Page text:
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Henry Breitrose brings up a very good point (not surprisingly) when he
wrote:  "It seems curious that some ca. 35 years after the inauguration of
"Film
Studies" (dated from the organizational meeting of the Society for
Cinema Studies, originally dubbed the 'Society of Cinematologists'), a
thread emerges addressing the paucity of readable and literate film
critics. What's gone wrong?"
     Of course, one answer is, precisely, the institutionalization of "Film
Studies" with the attendant academic baggage (specialized training and
terminology, need to produce for tenure, etc.).  Though I think there are
"readable" scholarly works, few are truly engaging and exciting (no
surprise; it's rare in ANY academic field).  This situation was further
exacerbated by the situation I alluded to in an earlier post, the decline
of the "public intellectual."  The great, readable, exciting critics of the
50's (remember the glory days of CAHIERS DU CINEMA), 60's and into the
70's, were aided both by  public intellectual forums like PARTISAN REVIEW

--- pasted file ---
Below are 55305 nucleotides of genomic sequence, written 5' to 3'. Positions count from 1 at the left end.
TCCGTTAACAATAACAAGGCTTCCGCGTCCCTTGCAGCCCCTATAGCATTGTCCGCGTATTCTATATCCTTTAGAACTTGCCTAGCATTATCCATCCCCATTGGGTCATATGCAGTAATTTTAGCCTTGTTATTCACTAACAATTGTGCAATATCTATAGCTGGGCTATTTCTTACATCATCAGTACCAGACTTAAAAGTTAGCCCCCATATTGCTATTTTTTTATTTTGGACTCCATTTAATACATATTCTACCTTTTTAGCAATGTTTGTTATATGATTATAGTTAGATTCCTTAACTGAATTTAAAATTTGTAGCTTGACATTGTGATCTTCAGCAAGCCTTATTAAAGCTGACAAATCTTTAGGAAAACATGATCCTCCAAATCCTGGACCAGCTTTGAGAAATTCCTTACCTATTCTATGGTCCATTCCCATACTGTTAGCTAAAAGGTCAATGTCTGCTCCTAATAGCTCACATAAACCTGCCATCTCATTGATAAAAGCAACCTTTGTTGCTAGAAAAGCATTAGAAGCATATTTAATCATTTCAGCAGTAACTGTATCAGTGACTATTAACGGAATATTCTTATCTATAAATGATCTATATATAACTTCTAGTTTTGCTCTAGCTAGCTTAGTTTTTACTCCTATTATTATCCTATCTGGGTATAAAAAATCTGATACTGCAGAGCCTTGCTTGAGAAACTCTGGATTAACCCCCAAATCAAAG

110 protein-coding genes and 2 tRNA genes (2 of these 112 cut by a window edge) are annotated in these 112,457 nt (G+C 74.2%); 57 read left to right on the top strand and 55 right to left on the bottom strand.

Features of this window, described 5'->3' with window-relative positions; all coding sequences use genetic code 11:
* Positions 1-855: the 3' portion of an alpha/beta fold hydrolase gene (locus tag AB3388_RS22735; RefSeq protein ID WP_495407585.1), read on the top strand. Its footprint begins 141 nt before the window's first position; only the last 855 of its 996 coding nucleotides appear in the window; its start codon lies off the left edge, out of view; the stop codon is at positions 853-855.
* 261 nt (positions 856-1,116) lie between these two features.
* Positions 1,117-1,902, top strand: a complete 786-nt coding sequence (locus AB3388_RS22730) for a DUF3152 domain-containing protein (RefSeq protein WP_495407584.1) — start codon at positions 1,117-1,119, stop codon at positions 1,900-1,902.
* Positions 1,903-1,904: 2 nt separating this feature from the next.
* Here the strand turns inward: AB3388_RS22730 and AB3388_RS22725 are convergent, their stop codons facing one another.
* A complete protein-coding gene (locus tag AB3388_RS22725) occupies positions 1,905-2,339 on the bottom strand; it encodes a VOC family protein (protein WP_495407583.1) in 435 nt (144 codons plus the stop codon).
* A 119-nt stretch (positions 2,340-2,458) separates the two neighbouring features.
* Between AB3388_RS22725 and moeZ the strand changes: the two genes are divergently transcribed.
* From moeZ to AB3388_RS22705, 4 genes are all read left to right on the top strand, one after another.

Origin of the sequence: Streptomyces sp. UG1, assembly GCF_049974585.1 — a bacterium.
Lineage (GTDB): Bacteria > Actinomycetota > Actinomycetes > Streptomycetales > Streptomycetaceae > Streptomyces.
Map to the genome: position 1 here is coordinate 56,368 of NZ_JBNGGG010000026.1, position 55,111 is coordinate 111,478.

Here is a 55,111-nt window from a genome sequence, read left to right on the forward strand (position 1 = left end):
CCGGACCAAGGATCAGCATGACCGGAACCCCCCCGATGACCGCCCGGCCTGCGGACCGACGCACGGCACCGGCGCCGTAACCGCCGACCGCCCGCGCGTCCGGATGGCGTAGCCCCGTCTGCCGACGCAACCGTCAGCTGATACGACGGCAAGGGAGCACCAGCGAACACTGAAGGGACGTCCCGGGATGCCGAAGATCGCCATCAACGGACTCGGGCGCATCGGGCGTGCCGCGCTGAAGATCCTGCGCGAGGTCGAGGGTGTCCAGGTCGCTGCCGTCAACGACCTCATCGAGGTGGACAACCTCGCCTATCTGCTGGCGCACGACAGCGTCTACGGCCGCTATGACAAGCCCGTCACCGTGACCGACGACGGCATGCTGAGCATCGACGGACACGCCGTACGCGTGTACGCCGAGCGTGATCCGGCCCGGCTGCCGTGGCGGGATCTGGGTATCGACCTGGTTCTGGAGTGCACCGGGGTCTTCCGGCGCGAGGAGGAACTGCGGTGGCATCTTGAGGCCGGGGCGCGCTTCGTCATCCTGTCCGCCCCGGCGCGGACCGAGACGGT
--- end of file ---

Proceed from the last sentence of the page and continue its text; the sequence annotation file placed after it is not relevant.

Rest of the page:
(from the late 40's and the writingsd of Dwight Macdonald and Robert
Warshow), to the beginnings of the small film journals, like FILM CULTURE.
Neither CAHIERS, nor MOVIE (among others in Britain) nor FILM CULTURE were
written for an "academic" audience (unlike, say, CINEMA JOURNAL, which I am
NOT insulting [I am, after all the current editor!]).  To Murray
Pomerance's plaintive cry, "ISN'T THERE SOME WAY FOR US TO ADDRESS THIS AND
BRING ABOUT A NEW SITUATION?," one can say that this very forum (the net!)
is one solution.
     I also think that there is, and is always going to be, a significant
difference between film criticism as "consumer guide" and more detailed,
thoughtful criticism that is by nature difficult to produce in daily or
weekly publications, whether it is newspapers, magazines, or even TV shows
a la Siskel & Ebert (who ARE indeed the best of the TV bunch by far!)
Denby in NEW YORK is very good, I agree (one can subscribe to it, but it is
very New-York-City oriented, moreso than the NEW YORKER), but the one-page
limitation on him (it seems) is literally limiting.
 
DD
 
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